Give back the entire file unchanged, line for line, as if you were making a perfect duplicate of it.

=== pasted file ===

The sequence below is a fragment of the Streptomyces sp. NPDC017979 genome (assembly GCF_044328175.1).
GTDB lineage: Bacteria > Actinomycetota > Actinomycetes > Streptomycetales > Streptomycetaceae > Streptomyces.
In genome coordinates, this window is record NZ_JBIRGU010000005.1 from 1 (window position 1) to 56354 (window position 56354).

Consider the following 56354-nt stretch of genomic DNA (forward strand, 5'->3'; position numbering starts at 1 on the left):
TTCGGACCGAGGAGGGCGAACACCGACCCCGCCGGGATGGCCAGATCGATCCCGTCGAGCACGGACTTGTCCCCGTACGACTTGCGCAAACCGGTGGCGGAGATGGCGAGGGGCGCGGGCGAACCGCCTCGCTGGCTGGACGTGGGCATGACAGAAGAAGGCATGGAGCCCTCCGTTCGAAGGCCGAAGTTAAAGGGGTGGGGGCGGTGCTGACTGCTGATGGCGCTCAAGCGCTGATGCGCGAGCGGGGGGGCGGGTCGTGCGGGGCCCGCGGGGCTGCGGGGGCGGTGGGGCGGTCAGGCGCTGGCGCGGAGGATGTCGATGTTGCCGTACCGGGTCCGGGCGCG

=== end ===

The sequence below is a fragment of the Streptomyces sp. NPDC017979 genome (assembly GCF_044328175.1).
GTDB lineage: Bacteria > Actinomycetota > Actinomycetes > Streptomycetales > Streptomycetaceae > Streptomyces.
In genome coordinates, this window is record NZ_JBIRGU010000005.1 from 1 (window position 1) to 56354 (window position 56354).

Consider the following 56354-nt stretch of genomic DNA (forward strand, 5'->3'; position numbering starts at 1 on the left):
TTCGGACCGAGGAGGGCGAACACCGACCCCGCCGGGATGGCCAGATCGATCCCGTCGAGCACGGACTTGTCCCCGTACGACTTGCGCAAACCGGTGGCGGAGATGGCGAGGGGCGCGGGCGAACCGCCTCGCTGGCTGGACGTGGGCATGACAGAAGAAGGCATGGAGCCCTCCGTTCGAAGGCCGAAGTTAAAGGGGTGGGGGCGGTGCTGACTGCTGATGGCGCTCAAGCGCTGATGCGCGAGCGGGGGGGCGGGTCGTGCGGGGCCCGCGGGGCTGCGGGGGCGGTGGGGCGGTCAGGCGCTGGCGCGGAGGATGTCGATGTTGCCGTACCGGGTCCGGGCGCG